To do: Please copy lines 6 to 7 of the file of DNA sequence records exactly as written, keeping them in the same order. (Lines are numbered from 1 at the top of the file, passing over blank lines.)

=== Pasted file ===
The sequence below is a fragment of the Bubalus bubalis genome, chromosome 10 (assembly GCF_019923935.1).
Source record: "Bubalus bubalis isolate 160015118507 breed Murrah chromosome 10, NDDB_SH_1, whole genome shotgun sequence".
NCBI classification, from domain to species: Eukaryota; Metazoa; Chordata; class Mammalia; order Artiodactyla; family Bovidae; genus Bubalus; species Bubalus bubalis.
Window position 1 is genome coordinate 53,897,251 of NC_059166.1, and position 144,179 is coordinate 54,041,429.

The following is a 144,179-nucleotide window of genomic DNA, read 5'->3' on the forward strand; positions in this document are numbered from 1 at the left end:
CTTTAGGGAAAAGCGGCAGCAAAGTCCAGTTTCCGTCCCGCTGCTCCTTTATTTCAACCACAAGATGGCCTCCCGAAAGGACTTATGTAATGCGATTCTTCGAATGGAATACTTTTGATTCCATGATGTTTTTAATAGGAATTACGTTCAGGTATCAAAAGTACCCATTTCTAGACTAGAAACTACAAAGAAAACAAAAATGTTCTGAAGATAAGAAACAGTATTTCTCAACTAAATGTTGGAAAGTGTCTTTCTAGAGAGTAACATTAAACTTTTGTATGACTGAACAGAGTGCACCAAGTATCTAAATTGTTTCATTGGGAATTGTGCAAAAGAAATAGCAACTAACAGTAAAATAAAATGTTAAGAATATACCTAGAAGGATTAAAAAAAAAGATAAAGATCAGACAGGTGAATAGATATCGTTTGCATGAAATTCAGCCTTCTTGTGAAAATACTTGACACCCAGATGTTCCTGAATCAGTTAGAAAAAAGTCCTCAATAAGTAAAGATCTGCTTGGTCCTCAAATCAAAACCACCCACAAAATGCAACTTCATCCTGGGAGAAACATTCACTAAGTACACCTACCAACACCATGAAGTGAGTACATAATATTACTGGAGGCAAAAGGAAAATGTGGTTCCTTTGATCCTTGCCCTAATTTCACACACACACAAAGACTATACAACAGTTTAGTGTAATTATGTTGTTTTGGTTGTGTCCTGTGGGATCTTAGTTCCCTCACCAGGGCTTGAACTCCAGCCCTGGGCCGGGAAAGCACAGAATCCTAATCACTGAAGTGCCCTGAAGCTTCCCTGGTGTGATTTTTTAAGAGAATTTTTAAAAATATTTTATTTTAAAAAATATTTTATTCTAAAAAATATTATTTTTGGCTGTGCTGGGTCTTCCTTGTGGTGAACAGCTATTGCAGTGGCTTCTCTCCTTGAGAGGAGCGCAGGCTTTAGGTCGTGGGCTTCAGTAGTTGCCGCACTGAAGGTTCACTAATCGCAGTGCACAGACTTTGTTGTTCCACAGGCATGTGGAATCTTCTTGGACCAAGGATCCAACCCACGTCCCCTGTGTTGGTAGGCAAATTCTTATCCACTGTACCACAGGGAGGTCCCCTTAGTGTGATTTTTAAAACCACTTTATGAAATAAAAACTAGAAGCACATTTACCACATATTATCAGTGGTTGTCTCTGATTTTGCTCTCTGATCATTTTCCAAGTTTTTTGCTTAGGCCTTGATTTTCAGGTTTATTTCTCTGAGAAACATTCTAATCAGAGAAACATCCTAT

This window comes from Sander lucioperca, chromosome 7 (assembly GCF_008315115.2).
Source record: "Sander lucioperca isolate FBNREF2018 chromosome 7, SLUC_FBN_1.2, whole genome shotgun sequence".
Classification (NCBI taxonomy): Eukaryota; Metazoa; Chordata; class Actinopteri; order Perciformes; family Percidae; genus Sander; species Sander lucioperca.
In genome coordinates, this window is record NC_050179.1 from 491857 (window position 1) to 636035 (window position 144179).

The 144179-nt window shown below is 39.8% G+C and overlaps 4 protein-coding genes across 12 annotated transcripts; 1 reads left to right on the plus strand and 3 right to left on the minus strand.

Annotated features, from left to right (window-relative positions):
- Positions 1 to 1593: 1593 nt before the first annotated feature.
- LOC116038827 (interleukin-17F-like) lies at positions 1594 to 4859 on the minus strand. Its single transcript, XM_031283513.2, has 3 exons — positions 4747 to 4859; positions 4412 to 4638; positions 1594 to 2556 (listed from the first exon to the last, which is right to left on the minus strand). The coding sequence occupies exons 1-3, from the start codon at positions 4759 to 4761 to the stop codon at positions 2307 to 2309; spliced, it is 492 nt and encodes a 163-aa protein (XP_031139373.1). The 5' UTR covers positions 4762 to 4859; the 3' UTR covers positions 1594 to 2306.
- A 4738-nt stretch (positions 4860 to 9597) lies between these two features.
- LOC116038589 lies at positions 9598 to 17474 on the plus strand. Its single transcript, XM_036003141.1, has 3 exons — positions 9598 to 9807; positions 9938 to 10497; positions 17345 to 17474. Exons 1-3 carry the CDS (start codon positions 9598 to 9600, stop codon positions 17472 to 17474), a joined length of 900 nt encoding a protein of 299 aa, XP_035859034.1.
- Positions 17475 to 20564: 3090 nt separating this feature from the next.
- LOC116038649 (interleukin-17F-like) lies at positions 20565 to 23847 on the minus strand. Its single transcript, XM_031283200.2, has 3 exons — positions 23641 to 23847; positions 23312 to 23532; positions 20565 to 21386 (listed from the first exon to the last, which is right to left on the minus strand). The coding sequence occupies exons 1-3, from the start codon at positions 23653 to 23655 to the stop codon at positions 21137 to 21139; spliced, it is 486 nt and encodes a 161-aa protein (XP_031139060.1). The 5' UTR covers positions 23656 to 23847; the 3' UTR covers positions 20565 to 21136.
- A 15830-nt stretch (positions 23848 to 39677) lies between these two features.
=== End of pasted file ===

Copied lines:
CTTTAGGGAAAAGCGGCAGCAAAGTCCAGTTTCCGTCCCGCTGCTCCTTTATTTCAACCACAAGATGGCCTCCCGAAAGGACTTATGTAATGCGATTCTTCGAATGGAATACTTTTGATTCCATGATGTTTTTAATAGGAATTACGTTCAGGTATCAAAAGTACCCATTTCTAGACTAGAAACTACAAAGAAAACAAAAATGTTCTGAAGATAAGAAACAGTATTTCTCAACTAAATGTTGGAAAGTGTCTTTCTAGAGAGTAACATTAAACTTTTGTATGACTGAACAGAGTGCACCAAGTATCTAAATTGTTTCATTGGGAATTGTGCAAAAGAAATAGCAACTAACAGTAAAATAAAATGTTAAGAATATACCTAGAAGGATTAAAAAAAAAGATAAAGATCAGACAGGTGAATAGATATCGTTTGCATGAAATTCAGCCTTCTTGTGAAAATACTTGACACCCAGATGTTCCTGAATCAGTTAGAAAAAAGTCCTCAATAAGTAAAGATCTGCTTGGTCCTCAAATCAAAACCACCCACAAAATGCAACTTCATCCTGGGAGAAACATTCACTAAGTACACCTACCAACACCATGAAGTGAGTACATAATATTACTGGAGGCAAAAGGAAAATGTGGTTCCTTTGATCCTTGCCCTAATTTCACACACACACAAAGACTATACAACAGTTTAGTGTAATTATGTTGTTTTGGTTGTGTCCTGTGGGATCTTAGTTCCCTCACCAGGGCTTGAACTCCAGCCCTGGGCCGGGAAAGCACAGAATCCTAATCACTGAAGTGCCCTGAAGCTTCCCTGGTGTGATTTTTTAAGAGAATTTTTAAAAATATTTTATTTTAAAAAATATTTTATTCTAAAAAATATTATTTTTGGCTGTGCTGGGTCTTCCTTGTGGTGAACAGCTATTGCAGTGGCTTCTCTCCTTGAGAGGAGCGCAGGCTTTAGGTCGTGGGCTTCAGTAGTTGCCGCACTGAAGGTTCACTAATCGCAGTGCACAGACTTTGTTGTTCCACAGGCATGTGGAATCTTCTTGGACCAAGGATCCAACCCACGTCCCCTGTGTTGGTAGGCAAATTCTTATCCACTGTACCACAGGGAGGTCCCCTTAGTGTGATTTTTAAAACCACTTTATGAAATAAAAACTAGAAGCACATTTACCACATATTATCAGTGGTTGTCTCTGATTTTGCTCTCTGATCATTTTCCAAGTTTTTTGCTTAGGCCTTGATTTTCAGGTTTATTTCTCTGAGAAACATTCTAATCAGAGAAACATCCTAT

This window comes from Sander lucioperca, chromosome 7 (assembly GCF_008315115.2).